2. Indiana | 233 total entries | 0.006496 entries
  3. Ohio | 259 total entries | 0.006325 entries
  4. Iowa | 184 total entries | 0.003293 entries
  5. Illinois | 160 total entries | 0.002878 entries

West: Montana climbs a little higher when just looking at typicals. But Colorado is the real winner here. Who would expect it to rank so well? Isn’t that just an elk state?

  1. Texas | 160 total entries | 0.000611 entries
  2. Colorado | 14 total entries | 0.000134 entries
  3. Idaho | 6 total entries | 0.000072 entries
  4. Montana | 8 total entries | 0.000054 entries
  5. Washington | 3 total entries | 0.000045 entries

Don't Miss: Top 5 Typical Bucks from the WestTop 5 Non-Typical Bucks from the West

Top Overall States for Non-Typical Whitetails Per Square Mile Since 2008 by Region

There’s nothing quite as adrenaline-driving as a moose-like whitetail rack swaying through the timber. Here we break down the top states for non-typical Boone and Crockett bucks per square mile of land mass since 2008 by region.

Northeast: Both New Jersey and New York finally make it onto a list. That’s certainly more of a win for the former, though. And quite shocking in regard to the latter. New York isn’t the big-buck state people like to think it is.

  1. Delaware | 4 total entries | 0.002047 entries
  2. Maryland | 9 total entries | 0.000920 entries
  3. Pennsylvania | 15 total entries | 0.000334 entries
  4. New Jersey | 2 total entries | 0.000269 entries
  5. New York | 7 total entries | 0.000148 entries

Top 5 Non-Typical Whitetails in the Last 10 Years

1. 312 | TN | Tucker

2. 303 7/8 | IN | Beck

3. 295 | KS | Picked Up

4. 293 3/8 | IA | Forret

5. 284 | NE | O'Brien

Southeast: And the southeast region almost goes three for three in keeping the same order. The only difference? Virginia and West Virginia trade places in the non-typical category. Most notably, though, is that Tennessee (the home of the largest hunter-harvested non-typical) doesn't make the list.

  1. Kentucky | 135 total entries | 0.003398 entries
  2. Arkansas | 27 total entries | 0.000518 entries
  3. Mississippi | 22 total entries | 0.000469 entries
  4. Virginia | 14 total entries | 0.000353 entries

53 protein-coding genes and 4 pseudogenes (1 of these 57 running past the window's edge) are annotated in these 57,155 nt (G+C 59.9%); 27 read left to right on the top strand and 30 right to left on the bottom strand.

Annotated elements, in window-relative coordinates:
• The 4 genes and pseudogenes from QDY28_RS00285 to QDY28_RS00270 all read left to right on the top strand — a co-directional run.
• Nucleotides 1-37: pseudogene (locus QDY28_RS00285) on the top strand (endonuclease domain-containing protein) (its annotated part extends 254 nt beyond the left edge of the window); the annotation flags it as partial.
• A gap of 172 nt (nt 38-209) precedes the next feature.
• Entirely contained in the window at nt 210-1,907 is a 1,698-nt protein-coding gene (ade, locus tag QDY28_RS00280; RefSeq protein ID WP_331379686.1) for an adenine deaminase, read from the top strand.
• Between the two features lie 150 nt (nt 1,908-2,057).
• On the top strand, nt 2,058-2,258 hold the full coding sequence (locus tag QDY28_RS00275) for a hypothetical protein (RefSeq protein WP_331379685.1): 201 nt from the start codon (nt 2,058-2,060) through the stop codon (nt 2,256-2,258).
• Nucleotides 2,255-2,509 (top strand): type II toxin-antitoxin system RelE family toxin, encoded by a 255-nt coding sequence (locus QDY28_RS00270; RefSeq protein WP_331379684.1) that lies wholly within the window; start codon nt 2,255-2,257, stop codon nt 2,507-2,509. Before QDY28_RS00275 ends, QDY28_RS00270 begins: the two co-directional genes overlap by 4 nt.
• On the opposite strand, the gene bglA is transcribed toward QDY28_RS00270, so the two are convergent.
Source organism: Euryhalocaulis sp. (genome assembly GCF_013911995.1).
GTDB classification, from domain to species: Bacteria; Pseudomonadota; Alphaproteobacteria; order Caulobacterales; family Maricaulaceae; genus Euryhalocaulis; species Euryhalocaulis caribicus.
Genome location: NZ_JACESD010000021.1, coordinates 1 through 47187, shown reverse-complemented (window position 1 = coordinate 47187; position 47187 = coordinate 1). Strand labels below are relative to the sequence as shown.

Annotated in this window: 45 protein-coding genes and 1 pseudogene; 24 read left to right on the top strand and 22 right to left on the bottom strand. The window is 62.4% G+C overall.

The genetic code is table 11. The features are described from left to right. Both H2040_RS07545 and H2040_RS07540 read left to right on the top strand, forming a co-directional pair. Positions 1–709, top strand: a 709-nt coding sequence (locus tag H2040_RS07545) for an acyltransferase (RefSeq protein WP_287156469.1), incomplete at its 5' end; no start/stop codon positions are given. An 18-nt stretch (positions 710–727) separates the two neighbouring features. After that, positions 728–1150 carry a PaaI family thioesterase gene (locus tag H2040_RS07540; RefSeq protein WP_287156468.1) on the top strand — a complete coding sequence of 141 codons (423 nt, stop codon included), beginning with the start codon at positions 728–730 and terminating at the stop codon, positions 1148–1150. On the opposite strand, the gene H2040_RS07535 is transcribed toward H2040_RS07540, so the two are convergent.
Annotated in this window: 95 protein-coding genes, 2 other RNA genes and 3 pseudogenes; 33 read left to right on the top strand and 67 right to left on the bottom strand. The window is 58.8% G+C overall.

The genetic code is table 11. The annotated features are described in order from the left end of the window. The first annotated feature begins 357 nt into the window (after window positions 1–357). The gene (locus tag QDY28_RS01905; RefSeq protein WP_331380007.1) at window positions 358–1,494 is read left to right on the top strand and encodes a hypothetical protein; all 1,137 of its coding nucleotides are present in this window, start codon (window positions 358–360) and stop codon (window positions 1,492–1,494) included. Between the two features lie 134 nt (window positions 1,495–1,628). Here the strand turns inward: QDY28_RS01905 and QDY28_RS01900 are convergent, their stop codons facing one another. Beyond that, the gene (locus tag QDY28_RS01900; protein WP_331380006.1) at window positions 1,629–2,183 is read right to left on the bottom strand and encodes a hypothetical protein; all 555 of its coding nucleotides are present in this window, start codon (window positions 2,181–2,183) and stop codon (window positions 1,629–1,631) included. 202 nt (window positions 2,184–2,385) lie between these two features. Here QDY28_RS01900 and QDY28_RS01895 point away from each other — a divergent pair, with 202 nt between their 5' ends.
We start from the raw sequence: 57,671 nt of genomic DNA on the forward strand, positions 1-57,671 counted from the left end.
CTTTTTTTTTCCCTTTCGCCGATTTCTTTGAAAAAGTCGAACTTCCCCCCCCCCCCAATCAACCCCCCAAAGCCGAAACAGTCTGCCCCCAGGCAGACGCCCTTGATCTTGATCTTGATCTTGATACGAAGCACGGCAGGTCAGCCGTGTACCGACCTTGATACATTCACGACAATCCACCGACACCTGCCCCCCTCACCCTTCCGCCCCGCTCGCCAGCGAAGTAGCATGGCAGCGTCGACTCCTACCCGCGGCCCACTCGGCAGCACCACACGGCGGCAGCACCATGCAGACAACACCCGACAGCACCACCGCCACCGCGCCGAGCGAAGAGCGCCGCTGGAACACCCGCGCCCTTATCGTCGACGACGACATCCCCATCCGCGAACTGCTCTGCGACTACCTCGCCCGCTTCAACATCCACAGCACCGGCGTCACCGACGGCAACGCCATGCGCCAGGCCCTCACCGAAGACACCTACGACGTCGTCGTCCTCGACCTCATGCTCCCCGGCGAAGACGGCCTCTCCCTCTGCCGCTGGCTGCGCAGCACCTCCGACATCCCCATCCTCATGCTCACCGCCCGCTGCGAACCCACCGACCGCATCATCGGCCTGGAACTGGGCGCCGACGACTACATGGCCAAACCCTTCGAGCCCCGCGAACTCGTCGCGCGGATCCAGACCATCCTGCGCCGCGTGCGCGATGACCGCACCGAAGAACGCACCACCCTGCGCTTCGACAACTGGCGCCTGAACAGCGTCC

5. West Virginia | 7 total entries | 0.000290 entries

Midwest: What’s most shocking about this is that Iowa drops down to No. 5. Even Illinois has produced more Booners of late.

  1. Ohio | 198 total entries | 0.004835 entries
  2. Indiana | 135 total entries | 0.003763 entries
  3. Wisconsin | 186 total entries | 0.003424 entries
  4. Illinois | 171 total entries | 0.003076 entries
  5. Iowa | 170 total entries | 0.003042 entries

West: Texas is still miles ahead of the other western states. But you have to love that Washington climbs all the way up the ladder to be No. 2 in the West for the most non-typical bucks per square mile of land mass in the last 10 years.

  1. Texas | 88 total entries | 0.000336 entries
  2. Washington | 4 total entries | 0.000060 entries
  3. Colorado | 5 total entries | 0.000048 entries
  4. Idaho | 3 total entries | 0.000036 entries
  5. Montana | 3 total entries | 0.000020 entries

Don't Miss: Top 5 Typical Bucks from the MidwestTop 5 Non-Typical Bucks from the Midwest

Conclusion

Data is a wonderful thing. It provides clarity in a world full of foggy confusion. It sheds light where there previously was none. And it dispels fallacies that people have believed for years.

While none of this information will directly help you kill a deer, it does tell a story. It tells a story of conservation. It shows how the landscape is changing for deer and deer hunters. It hints at what the future of big whitetails might look like in the decades to come.

Big deer are captivating.

Big deer are rare.

But at least now you have accurate and applicable data in hand to help you decide where you’ll spend your time chasing your dream buck.

Are you a deer hunter wanting to learn how to accomplish your goals? Check out our stories, videos and hard-hitting how-to's on deer hunting.